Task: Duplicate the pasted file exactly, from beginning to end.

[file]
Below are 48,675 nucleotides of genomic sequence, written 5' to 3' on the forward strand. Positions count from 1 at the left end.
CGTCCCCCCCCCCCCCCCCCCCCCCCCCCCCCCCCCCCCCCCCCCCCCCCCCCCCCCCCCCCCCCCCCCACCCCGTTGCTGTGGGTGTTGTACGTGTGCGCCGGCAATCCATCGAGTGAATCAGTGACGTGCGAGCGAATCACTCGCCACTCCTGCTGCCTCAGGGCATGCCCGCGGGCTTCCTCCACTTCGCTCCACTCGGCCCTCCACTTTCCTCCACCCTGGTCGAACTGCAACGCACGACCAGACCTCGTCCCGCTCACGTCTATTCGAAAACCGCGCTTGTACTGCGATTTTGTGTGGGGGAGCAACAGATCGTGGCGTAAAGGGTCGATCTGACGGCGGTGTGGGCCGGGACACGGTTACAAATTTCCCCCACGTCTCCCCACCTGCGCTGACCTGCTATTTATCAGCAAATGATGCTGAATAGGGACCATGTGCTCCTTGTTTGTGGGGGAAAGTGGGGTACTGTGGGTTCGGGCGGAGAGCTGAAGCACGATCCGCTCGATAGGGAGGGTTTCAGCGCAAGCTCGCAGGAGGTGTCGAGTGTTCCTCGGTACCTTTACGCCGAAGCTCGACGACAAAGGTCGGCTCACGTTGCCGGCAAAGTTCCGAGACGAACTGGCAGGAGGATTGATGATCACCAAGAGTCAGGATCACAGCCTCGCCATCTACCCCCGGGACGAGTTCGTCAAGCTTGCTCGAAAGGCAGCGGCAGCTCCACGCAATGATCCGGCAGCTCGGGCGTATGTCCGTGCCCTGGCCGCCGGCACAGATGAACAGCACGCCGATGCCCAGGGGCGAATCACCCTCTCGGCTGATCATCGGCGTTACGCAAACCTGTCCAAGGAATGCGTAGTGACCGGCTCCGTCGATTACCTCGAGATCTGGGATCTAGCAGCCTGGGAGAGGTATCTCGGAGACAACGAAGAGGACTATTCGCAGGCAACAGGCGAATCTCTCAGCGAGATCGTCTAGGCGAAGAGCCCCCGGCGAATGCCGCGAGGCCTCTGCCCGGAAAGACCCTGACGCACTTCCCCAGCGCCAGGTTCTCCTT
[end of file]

Below are 48,675 nucleotides of genomic sequence, written 5' to 3' on the forward strand. Positions count from 1 at the left end.
CGTCCCCCCCCCCCCCCCCCCCCCCCCCCCCCCCCCCCCCCCCCCCCCCCCCCCCCCCCCCCCCCCCCCACCCCGTTGCTGTGGGTGTTGTACGTGTGCGCCGGCAATCCATCGAGTGAATCAGTGACGTGCGAGCGAATCACTCGCCACTCCTGCTGCCTCAGGGCATGCCCGCGGGCTTCCTCCACTTCGCTCCACTCGGCCCTCCACTTTCCTCCACCCTGGTCGAACTGCAACGCACGACCAGACCTCGTCCCGCTCACGTCTATTCGAAAACCGCGCTTGTACTGCGATTTTGTGTGGGGGAGCAACAGATCGTGGCGTAAAGGGTCGATCTGACGGCGGTGTGGGCCGGGACACGGTTACAAATTTCCCCCACGTCTCCCCACCTGCGCTGACCTGCTATTTATCAGCAAATGATGCTGAATAGGGACCATGTGCTCCTTGTTTGTGGGGGAAAGTGGGGTACTGTGGGTTCGGGCGGAGAGCTGAAGCACGATCCGCTCGATAGGGAGGGTTTCAGCGCAAGCTCGCAGGAGGTGTCGAGTGTTCCTCGGTACCTTTACGCCGAAGCTCGACGACAAAGGTCGGCTCACGTTGCCGGCAAAGTTCCGAGACGAACTGGCAGGAGGATTGATGATCACCAAGAGTCAGGATCACAGCCTCGCCATCTACCCCCGGGACGAGTTCGTCAAGCTTGCTCGAAAGGCAGCGGCAGCTCCACGCAATGATCCGGCAGCTCGGGCGTATGTCCGTGCCCTGGCCGCCGGCACAGATGAACAGCACGCCGATGCCCAGGGGCGAATCACCCTCTCGGCTGATCATCGGCGTTACGCAAACCTGTCCAAGGAATGCGTAGTGACCGGCTCCGTCGATTACCTCGAGATCTGGGATCTAGCAGCCTGGGAGAGGTATCTCGGAGACAACGAAGAGGACTATTCGCAGGCAACAGGCGAATCTCTCAGCGAGATCGTCTAGGCGAAGAGCCCCCGGCGAATGCCGCGAGGCCTCTGCCCGGAAAGACCCTGACGCACTTCCCCAGCGCCAGGTTCTCCTT